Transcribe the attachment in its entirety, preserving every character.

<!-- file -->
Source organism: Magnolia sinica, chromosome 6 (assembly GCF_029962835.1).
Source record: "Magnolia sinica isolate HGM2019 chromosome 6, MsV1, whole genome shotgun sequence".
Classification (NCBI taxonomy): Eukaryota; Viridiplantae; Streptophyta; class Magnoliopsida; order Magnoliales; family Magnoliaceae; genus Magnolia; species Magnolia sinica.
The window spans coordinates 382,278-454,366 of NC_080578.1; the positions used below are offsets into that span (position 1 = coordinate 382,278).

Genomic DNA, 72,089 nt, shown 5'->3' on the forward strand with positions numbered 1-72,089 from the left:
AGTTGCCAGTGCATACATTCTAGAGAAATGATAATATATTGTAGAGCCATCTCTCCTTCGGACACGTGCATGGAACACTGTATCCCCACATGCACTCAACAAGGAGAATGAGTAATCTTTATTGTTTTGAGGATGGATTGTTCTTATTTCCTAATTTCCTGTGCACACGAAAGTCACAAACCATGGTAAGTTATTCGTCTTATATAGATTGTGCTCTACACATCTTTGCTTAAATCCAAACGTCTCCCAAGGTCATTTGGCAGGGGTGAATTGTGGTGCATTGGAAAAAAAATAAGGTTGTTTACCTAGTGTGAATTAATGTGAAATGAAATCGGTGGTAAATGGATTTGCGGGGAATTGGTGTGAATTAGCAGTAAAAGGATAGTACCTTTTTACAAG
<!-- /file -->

Source organism: Magnolia sinica, chromosome 6 (assembly GCF_029962835.1).
Source record: "Magnolia sinica isolate HGM2019 chromosome 6, MsV1, whole genome shotgun sequence".
Classification (NCBI taxonomy): Eukaryota; Viridiplantae; Streptophyta; class Magnoliopsida; order Magnoliales; family Magnoliaceae; genus Magnolia; species Magnolia sinica.
The window spans coordinates 382,278-454,366 of NC_080578.1; the positions used below are offsets into that span (position 1 = coordinate 382,278).

Genomic DNA, 72,089 nt, shown 5'->3' on the forward strand with positions numbered 1-72,089 from the left:
AGTTGCCAGTGCATACATTCTAGAGAAATGATAATATATTGTAGAGCCATCTCTCCTTCGGACACGTGCATGGAACACTGTATCCCCACATGCACTCAACAAGGAGAATGAGTAATCTTTATTGTTTTGAGGATGGATTGTTCTTATTTCCTAATTTCCTGTGCACACGAAAGTCACAAACCATGGTAAGTTATTCGTCTTATATAGATTGTGCTCTACACATCTTTGCTTAAATCCAAACGTCTCCCAAGGTCATTTGGCAGGGGTGAATTGTGGTGCATTGGAAAAAAAATAAGGTTGTTTACCTAGTGTGAATTAATGTGAAATGAAATCGGTGGTAAATGGATTTGCGGGGAATTGGTGTGAATTAGCAGTAAAAGGATAGTACCTTTTTACAAG